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Challenge Community

Supporting NDIS participants with the skills they need to become self-employed

Self Employed NDIS program

Local, Sam Coulter, is leading the charge in Tamworth running a Challenge Community Services Regional Entrepreneurship Challenge (REC) program, facilitating National Disability Insurance Scheme participants the skills they need to become self-employed.

Sam said REC is a peer-led self-employment program designed for people with disability, and it is based off Start Up – a similar successful pilot Challenge runs in Newcastle.

“People with disability have higher rates of business ownership than people without disability. One reason for this is necessity, due to stigma and discrimination in mainstream employment,” she said.

“The second is, and key to us developing REC, is the unique skills and perspectives people with disability acquire by overcoming physical, social and emotional barriers to participate in their own communities and in the economy.”

Sam said Challenge initially designed REC for people with intellectual disability.

“People who were in a gap between supported employment and mainstream employment, but we soon recognised REC had the potential to help others with psychosocial disability and autism,” she said.

“Recognising that, we teamed up with local mental health provider, Billabong, to deliver REC to its participants too, and we’ve had some fantastic outcomes so far.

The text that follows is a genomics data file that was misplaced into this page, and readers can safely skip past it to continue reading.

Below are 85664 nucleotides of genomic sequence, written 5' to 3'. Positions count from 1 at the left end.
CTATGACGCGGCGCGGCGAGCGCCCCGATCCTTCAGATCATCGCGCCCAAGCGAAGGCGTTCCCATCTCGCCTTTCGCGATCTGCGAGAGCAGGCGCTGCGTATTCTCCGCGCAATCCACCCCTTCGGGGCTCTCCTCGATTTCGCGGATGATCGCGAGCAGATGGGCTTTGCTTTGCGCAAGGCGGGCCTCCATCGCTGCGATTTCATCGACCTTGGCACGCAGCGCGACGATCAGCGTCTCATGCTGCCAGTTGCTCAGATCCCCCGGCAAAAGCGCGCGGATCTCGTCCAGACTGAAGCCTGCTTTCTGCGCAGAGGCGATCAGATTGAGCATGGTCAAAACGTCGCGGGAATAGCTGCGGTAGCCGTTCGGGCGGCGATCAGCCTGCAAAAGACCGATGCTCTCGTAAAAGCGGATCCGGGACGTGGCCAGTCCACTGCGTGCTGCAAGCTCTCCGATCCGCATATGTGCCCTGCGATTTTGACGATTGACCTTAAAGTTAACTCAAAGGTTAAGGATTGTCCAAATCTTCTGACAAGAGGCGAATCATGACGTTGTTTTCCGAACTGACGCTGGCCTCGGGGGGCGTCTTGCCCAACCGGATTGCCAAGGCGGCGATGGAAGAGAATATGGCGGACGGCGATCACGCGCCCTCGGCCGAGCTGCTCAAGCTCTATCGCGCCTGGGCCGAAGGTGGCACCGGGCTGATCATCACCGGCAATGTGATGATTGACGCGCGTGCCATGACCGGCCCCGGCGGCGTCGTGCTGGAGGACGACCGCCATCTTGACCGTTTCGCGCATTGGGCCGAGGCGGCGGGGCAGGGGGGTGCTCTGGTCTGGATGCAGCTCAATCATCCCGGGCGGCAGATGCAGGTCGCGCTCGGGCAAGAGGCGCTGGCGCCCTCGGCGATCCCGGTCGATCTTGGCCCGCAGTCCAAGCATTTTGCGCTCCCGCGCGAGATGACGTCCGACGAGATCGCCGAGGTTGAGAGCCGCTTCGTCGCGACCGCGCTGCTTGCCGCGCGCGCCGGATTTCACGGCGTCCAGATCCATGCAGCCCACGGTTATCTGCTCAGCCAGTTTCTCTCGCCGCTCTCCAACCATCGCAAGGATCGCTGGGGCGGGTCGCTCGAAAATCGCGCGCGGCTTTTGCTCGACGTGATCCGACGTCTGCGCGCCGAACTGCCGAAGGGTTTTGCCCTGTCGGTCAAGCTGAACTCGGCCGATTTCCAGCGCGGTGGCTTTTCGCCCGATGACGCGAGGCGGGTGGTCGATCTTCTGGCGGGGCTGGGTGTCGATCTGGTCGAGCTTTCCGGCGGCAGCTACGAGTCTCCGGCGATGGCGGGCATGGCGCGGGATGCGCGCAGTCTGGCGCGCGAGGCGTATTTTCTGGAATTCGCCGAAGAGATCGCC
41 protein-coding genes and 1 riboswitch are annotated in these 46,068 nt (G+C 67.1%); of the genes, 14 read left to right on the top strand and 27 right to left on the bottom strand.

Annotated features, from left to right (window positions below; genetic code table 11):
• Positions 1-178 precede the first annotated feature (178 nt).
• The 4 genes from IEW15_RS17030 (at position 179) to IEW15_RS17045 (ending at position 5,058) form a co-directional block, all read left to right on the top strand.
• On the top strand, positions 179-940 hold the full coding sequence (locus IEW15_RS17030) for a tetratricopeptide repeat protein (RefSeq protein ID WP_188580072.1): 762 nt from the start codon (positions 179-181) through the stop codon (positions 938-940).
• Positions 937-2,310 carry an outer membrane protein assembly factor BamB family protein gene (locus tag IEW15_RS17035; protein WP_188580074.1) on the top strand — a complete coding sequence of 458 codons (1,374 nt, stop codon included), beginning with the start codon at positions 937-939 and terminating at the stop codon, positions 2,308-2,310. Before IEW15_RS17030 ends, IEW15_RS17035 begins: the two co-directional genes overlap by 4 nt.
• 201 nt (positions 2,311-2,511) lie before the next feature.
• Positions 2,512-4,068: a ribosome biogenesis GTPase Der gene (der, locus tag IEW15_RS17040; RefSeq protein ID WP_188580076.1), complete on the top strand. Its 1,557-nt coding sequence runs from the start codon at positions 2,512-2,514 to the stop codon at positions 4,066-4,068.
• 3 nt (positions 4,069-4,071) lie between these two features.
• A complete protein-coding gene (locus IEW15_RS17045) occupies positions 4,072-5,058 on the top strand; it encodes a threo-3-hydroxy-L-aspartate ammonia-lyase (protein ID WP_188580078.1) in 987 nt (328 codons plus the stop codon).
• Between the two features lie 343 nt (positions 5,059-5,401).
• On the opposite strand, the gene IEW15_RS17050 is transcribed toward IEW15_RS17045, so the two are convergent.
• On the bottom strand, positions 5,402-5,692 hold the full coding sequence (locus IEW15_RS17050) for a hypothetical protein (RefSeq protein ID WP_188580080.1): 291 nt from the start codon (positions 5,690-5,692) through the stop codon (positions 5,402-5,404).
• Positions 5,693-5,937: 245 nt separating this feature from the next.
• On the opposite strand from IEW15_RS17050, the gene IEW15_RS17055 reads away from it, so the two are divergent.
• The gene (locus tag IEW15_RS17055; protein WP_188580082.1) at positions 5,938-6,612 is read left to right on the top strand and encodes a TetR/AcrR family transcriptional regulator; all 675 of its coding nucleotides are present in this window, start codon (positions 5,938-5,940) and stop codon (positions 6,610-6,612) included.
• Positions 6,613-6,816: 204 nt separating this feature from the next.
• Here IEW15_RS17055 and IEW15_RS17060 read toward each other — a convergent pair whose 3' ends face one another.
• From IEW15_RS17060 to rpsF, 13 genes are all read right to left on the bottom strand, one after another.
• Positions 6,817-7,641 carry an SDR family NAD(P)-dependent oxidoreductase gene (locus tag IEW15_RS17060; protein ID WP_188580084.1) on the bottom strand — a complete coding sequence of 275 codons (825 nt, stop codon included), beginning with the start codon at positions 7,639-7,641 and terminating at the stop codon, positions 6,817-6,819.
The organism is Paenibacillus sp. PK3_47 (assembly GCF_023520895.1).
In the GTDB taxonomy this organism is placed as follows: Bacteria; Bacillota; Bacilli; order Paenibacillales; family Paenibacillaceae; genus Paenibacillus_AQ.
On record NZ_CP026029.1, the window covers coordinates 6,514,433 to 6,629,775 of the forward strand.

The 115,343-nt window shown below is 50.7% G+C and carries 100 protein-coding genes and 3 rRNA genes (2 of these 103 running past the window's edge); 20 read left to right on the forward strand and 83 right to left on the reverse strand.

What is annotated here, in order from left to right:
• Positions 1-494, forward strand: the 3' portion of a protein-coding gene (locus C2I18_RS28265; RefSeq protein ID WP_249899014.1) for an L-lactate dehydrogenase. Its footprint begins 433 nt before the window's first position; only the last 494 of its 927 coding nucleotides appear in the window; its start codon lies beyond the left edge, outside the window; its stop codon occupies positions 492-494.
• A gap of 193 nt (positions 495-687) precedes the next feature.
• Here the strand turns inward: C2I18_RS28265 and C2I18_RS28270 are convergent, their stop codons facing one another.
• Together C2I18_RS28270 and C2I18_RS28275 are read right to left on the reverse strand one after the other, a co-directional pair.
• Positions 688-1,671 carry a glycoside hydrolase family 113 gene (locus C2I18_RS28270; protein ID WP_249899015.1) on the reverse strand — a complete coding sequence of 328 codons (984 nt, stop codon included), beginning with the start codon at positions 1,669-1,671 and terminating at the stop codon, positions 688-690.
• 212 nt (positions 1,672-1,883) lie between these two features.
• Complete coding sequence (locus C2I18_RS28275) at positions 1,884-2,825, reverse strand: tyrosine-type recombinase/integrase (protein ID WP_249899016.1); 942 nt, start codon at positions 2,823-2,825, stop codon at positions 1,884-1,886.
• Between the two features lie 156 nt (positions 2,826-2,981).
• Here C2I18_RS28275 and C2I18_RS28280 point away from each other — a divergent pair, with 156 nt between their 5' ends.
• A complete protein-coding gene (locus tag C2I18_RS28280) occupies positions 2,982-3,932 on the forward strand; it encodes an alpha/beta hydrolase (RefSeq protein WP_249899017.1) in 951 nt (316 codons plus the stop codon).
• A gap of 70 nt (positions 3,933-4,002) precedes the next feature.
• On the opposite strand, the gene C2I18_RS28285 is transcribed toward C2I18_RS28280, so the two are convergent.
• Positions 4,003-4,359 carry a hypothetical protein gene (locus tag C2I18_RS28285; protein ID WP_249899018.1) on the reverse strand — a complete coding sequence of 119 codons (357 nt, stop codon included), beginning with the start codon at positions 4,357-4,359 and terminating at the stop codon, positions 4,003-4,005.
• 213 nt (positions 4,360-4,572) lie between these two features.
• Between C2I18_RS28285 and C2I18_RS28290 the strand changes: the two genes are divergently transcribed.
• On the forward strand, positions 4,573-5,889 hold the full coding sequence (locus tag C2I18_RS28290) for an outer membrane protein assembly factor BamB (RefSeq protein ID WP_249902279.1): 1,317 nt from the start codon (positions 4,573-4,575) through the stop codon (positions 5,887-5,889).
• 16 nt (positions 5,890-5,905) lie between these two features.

“We’ve got Carolyn, making and selling clothes for people who have trouble finding clothes to fit them. She is going great guns.

“Then there’s Scott who makes letterboxes and bird houses. His products have been so popular he’s currently solidly booked with orders up until Christmas.

“There’s also Livinia who loves doing research. She builds people’s family trees and then turns them into beautiful artworks to hang on walls.”

Sam said she credits these impressive outcomes to REC’s strengths-based approach and modelling the program according to NDIS employment support funding.

“It’s meant we have been able to increase each participant’s employability, their self-efficacy, confidence, self-esteem, their community and economic participation, and it’s increased their friendships and networks,” she said.

“Challenge is also keen to partner with other NDIS providers to share, at no cost, how they can deliver the REC program too. Our goal is to give people with disability the opportunity to participate in this great program, so they can learn the skills to successfully engage in self-employment too.”

For more information about Challenge Connexions program that helps people with disability get employed.


*This article was first shared in the Northern Daily Leader on March 17 2021


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